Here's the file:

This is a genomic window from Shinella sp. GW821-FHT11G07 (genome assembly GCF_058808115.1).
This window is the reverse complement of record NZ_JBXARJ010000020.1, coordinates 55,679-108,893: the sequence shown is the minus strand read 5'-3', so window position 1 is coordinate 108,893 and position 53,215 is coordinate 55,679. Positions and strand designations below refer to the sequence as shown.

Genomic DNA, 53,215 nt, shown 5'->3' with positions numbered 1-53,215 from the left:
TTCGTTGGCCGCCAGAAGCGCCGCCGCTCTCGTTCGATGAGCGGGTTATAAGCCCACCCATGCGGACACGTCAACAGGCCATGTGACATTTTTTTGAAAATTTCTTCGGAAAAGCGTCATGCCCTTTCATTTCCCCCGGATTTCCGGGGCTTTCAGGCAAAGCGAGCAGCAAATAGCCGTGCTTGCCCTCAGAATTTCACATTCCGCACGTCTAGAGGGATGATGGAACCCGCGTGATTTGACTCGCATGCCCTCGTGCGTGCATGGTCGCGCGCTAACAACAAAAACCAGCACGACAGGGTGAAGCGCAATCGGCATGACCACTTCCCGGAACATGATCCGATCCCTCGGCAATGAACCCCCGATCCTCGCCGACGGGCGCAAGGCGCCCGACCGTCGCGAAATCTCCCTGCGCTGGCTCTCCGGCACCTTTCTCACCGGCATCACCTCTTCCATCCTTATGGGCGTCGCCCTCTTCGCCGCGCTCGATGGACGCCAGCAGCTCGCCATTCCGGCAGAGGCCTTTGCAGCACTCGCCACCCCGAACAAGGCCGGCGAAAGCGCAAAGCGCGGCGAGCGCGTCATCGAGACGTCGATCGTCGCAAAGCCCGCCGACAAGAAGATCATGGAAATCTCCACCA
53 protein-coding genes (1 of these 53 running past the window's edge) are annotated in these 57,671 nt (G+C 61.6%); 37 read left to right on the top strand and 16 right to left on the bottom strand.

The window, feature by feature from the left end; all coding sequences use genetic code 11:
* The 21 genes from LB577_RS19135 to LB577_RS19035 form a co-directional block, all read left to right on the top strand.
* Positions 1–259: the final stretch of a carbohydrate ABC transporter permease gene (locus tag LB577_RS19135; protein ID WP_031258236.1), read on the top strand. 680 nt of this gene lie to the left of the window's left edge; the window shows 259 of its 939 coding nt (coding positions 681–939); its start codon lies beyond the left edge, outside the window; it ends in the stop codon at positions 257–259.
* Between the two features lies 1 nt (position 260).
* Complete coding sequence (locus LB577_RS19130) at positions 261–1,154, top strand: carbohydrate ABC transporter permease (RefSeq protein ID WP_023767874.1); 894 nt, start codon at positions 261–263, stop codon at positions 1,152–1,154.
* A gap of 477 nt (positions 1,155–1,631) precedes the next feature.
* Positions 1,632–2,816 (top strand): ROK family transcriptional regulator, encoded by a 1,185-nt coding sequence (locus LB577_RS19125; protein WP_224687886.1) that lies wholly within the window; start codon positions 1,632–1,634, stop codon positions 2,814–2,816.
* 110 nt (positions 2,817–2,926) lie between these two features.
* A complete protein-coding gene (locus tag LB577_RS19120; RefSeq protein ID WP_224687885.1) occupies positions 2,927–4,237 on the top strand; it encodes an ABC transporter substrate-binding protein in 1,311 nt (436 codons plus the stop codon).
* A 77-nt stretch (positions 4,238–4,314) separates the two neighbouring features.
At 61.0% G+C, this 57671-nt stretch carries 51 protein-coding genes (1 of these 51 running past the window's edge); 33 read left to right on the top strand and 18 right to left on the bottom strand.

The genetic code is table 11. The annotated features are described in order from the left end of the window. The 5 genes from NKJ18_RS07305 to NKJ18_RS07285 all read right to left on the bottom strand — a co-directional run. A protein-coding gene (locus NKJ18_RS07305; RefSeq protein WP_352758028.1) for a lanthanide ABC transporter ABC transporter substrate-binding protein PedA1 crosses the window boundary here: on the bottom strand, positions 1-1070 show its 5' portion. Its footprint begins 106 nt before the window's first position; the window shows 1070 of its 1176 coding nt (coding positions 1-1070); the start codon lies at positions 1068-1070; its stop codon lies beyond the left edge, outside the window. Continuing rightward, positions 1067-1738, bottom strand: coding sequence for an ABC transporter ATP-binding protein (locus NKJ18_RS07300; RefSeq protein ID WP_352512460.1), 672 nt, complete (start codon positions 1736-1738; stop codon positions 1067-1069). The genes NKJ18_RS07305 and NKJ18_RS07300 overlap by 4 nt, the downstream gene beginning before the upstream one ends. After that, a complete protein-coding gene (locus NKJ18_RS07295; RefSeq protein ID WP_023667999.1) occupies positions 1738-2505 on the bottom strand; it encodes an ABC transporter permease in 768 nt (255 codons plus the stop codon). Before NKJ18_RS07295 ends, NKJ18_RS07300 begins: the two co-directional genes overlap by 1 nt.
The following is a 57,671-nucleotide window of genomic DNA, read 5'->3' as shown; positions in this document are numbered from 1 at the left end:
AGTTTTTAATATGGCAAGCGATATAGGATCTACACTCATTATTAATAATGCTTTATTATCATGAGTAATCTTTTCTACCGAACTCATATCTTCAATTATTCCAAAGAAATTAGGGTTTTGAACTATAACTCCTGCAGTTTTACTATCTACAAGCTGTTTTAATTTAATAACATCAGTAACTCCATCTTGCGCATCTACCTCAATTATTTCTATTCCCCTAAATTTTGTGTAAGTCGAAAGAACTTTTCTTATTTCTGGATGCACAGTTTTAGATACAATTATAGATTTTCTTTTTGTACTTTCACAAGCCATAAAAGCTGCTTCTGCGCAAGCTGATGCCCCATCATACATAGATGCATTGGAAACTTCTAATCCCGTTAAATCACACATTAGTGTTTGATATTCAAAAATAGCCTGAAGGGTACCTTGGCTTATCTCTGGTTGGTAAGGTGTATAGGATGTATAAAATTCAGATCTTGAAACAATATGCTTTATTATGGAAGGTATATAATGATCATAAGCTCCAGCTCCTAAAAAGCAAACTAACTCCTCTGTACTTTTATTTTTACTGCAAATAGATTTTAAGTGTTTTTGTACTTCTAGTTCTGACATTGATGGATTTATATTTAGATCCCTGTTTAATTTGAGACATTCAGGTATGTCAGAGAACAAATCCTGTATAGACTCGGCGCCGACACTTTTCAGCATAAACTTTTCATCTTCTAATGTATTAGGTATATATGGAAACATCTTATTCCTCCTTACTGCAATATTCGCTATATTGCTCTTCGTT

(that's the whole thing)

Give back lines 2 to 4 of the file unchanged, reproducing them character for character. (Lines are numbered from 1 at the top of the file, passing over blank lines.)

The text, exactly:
This window is the reverse complement of record NZ_JBXARJ010000020.1, coordinates 55,679-108,893: the sequence shown is the minus strand read 5'-3', so window position 1 is coordinate 108,893 and position 53,215 is coordinate 55,679. Positions and strand designations below refer to the sequence as shown.

Genomic DNA, 53,215 nt, shown 5'->3' with positions numbered 1-53,215 from the left:
TTCGTTGGCCGCCAGAAGCGCCGCCGCTCTCGTTCGATGAGCGGGTTATAAGCCCACCCATGCGGACACGTCAACAGGCCATGTGACATTTTTTTGAAAATTTCTTCGGAAAAGCGTCATGCCCTTTCATTTCCCCCGGATTTCCGGGGCTTTCAGGCAAAGCGAGCAGCAAATAGCCGTGCTTGCCCTCAGAATTTCACATTCCGCACGTCTAGAGGGATGATGGAACCCGCGTGATTTGACTCGCATGCCCTCGTGCGTGCATGGTCGCGCGCTAACAACAAAAACCAGCACGACAGGGTGAAGCGCAATCGGCATGACCACTTCCCGGAACATGATCCGATCCCTCGGCAATGAACCCCCGATCCTCGCCGACGGGCGCAAGGCGCCCGACCGTCGCGAAATCTCCCTGCGCTGGCTCTCCGGCACCTTTCTCACCGGCATCACCTCTTCCATCCTTATGGGCGTCGCCCTCTTCGCCGCGCTCGATGGACGCCAGCAGCTCGCCATTCCGGCAGAGGCCTTTGCAGCACTCGCCACCCCGAACAAGGCCGGCGAAAGCGCAAAGCGCGGCGAGCGCGTCATCGAGACGTCGATCGTCGCAAAGCCCGCCGACAAGAAGATCATGGAAATCTCCACCA